Air Force Signs $26.3 million Contact with Lockheed Martin to Arm Jets With Lasers
By Debbie Gregory.
If Lockheed Martin is able to deliver on its laser weapon system in development, the U.S. Air Force may boast a fleet of fighter jets that can shoot lasers from a small, compact cannon.
As part of the Laser Advancements for Next-generation Compact Environments (LANCE program ) the $26.3 million contract with the Air Force Research Lab should result in a weapon system that is not only compact, but also light enough to be mounted on fighter jets.
Currently, most of these systems are limited to ground and sea use due to their weight and size. Such is the case for the ground vehicle–mounted system that Lockheed Martin just delivered to the U.S. Army that can burn through tanks and knock mortars out of the sky.
Lockheed Martin will be adapting the system it developed for the Army to address the challenge of self-protection against ground-to-air and air-to-air missiles.
The program’s work will be divided among three subsystems: the Shield Turret Research in Aero Effects (Strafe) includes the beam control system; the Laser Pod Research and Development (LPRD) will power and cool the laser on the fighter jet; and finally, the LANCE laser itself.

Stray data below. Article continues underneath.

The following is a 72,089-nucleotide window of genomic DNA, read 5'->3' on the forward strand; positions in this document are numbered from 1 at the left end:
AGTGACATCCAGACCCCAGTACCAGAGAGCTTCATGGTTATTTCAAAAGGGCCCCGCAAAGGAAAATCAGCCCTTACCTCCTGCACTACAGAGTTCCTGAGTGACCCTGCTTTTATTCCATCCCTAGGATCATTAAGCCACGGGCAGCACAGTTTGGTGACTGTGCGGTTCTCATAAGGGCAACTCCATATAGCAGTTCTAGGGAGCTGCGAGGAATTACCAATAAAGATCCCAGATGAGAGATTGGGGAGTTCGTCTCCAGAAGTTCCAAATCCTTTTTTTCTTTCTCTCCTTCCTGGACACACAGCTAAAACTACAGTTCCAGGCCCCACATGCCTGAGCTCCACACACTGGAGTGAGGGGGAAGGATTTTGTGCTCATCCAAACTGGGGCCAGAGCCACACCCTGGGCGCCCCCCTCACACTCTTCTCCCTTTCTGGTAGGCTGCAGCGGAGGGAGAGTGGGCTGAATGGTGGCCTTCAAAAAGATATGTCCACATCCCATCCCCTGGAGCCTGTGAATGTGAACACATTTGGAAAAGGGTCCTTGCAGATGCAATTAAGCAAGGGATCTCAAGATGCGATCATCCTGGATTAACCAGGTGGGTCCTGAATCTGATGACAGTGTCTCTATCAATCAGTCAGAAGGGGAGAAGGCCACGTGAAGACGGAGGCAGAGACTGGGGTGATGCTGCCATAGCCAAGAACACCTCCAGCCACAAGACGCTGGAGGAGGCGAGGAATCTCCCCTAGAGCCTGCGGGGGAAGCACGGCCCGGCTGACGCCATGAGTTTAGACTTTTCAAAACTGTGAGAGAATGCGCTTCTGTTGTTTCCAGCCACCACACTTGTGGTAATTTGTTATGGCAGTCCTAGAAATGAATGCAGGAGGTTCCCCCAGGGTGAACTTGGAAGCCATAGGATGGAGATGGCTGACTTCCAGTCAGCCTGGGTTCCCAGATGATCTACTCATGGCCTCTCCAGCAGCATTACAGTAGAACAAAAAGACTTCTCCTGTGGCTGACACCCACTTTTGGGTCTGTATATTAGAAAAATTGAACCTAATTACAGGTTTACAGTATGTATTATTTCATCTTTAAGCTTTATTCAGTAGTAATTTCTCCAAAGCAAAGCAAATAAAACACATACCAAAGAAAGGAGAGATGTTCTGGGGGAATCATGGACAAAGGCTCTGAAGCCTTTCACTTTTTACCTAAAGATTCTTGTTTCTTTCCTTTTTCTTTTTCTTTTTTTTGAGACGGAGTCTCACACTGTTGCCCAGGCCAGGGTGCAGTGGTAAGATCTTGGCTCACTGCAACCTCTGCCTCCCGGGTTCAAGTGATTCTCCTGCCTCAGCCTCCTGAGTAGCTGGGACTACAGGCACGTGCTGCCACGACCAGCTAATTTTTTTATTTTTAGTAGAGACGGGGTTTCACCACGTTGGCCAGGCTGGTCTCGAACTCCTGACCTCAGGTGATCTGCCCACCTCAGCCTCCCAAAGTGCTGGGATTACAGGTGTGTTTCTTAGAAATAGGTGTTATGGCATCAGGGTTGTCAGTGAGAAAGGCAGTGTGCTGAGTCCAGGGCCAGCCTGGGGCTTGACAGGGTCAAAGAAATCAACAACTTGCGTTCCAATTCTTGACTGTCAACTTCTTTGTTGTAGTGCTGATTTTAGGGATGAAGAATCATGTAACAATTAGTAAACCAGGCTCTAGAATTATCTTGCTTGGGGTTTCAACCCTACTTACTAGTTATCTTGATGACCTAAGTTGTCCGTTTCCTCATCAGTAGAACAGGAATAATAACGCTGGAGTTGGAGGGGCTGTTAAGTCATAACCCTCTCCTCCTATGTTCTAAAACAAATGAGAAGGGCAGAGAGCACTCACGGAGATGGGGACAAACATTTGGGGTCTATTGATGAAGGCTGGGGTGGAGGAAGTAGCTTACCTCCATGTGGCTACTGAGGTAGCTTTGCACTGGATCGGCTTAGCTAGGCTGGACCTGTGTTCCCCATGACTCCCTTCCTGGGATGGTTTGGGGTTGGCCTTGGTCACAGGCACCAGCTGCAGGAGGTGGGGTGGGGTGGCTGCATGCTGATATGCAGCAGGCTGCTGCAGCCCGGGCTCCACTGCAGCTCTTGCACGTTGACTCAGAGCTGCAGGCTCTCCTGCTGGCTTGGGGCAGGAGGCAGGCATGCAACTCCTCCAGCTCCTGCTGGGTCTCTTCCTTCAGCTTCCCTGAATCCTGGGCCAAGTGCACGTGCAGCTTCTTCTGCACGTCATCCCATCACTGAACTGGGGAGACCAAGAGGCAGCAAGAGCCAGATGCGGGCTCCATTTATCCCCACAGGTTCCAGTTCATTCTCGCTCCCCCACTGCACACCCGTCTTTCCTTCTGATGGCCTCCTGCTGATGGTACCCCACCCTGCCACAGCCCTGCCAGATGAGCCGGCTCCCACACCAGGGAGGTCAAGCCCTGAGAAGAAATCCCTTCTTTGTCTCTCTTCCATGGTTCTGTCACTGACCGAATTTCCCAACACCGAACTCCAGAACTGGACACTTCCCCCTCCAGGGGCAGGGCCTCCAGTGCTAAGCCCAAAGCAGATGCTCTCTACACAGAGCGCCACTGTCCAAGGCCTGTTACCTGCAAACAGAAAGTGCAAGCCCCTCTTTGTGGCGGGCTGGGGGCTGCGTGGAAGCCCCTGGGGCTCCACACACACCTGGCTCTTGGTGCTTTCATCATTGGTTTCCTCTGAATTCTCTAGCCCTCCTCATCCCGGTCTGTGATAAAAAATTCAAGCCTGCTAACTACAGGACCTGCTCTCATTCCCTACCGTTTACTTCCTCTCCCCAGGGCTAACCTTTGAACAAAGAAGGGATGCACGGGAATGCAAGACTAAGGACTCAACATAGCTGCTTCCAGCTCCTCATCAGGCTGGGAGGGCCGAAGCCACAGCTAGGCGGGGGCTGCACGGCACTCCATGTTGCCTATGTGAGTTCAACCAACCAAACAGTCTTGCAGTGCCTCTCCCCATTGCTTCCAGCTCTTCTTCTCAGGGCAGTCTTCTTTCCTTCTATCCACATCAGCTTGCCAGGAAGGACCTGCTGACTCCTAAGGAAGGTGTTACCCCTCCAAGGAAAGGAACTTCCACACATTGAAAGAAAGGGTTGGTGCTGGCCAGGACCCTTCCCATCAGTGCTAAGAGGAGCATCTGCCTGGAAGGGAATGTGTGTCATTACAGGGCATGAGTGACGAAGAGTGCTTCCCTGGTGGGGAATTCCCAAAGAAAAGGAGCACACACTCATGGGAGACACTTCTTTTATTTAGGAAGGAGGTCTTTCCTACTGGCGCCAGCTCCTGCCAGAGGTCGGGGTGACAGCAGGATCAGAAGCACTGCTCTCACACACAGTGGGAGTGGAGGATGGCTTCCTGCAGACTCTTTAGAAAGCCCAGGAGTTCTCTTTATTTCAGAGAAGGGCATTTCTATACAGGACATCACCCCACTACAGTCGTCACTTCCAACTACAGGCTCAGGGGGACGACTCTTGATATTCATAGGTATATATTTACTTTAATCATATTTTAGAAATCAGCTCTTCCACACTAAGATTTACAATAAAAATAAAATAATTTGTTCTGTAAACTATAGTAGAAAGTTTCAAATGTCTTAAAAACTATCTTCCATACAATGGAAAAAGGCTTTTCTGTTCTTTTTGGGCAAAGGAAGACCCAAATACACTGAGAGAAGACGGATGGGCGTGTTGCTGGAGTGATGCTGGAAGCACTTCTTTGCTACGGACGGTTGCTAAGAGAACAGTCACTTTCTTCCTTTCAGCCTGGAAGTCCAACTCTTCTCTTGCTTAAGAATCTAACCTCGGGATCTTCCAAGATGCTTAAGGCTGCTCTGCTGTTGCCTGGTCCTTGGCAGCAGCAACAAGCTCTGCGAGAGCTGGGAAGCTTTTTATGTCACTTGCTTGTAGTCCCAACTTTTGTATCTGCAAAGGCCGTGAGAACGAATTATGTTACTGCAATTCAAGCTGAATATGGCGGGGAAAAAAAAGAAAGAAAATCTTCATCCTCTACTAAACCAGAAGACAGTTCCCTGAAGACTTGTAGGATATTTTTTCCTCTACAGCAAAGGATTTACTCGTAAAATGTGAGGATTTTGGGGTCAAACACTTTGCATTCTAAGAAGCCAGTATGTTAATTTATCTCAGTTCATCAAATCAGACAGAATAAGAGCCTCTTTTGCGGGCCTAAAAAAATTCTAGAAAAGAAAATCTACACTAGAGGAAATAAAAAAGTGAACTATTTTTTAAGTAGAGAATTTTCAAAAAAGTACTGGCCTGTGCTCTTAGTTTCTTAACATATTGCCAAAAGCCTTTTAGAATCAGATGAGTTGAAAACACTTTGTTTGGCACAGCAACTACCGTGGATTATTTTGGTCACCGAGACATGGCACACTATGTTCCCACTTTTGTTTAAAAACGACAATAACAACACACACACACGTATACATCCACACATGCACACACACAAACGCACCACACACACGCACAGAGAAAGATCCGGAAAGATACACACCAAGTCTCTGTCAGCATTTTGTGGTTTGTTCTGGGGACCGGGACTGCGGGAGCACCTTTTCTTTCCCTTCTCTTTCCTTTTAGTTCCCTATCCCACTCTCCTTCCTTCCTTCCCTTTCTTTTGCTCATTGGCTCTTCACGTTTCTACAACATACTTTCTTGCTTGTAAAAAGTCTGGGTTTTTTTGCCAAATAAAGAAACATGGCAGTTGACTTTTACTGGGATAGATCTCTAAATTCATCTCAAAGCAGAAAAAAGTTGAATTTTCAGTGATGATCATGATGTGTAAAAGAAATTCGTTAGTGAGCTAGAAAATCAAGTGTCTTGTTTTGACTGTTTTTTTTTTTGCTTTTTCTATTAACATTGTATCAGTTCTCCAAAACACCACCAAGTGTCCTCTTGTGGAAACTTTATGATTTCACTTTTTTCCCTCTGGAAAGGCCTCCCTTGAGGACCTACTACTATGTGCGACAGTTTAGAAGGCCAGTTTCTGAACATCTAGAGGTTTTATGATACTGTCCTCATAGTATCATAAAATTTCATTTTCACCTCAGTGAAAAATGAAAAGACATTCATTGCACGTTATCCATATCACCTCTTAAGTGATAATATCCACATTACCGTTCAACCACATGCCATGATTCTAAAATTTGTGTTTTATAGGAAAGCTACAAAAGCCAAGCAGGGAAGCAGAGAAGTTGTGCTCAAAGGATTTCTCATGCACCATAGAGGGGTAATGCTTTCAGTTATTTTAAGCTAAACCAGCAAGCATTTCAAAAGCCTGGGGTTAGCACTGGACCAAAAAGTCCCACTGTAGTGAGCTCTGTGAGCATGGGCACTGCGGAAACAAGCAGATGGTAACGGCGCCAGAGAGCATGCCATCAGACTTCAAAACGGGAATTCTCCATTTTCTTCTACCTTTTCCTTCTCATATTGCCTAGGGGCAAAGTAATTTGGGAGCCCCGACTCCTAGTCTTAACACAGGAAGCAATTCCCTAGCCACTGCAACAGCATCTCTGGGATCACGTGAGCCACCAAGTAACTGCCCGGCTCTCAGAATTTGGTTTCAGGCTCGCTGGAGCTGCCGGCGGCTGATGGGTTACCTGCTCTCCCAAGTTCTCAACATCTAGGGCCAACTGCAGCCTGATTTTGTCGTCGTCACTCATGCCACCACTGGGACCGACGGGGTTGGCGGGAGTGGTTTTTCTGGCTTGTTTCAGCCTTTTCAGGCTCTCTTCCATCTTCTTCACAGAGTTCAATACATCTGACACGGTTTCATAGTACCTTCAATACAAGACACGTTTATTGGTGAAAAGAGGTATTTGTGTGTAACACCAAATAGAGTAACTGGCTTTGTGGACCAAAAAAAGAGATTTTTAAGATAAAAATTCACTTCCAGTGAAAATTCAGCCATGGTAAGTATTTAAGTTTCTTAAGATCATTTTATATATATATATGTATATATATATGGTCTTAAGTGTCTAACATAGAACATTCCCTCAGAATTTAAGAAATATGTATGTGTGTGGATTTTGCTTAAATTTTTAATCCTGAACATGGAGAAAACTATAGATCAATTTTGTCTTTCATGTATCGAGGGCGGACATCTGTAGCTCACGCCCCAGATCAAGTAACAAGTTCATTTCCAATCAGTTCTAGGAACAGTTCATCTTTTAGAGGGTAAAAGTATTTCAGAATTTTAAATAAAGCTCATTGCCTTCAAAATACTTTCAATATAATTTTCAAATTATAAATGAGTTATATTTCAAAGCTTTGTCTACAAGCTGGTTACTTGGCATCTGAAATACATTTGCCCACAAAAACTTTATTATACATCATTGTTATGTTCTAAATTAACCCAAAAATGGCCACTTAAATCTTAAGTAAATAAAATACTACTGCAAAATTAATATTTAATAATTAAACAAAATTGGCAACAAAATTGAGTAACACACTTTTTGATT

“The ability of a helicopter or bomber or fighter jet to shoot down or sufficiently damage or distract an incoming missile could allow them to operate in places they haven’t been able to operate recently,” said military analyst Peter Singer.
Raytheon became the first company to destroy a target with a laser fired from a helicopter at White Sands Missile Range when an Apache AH-64 shot a truck from more than a mile away. Raytheon is also building a laser-firing, drone-killing dune buggy. Boeing has its own anti-drone laser cannon.
Under the terms of the contract, Lockheed Martin plans to test a high-energy laser weapon mounted on a fighter jet by 2021.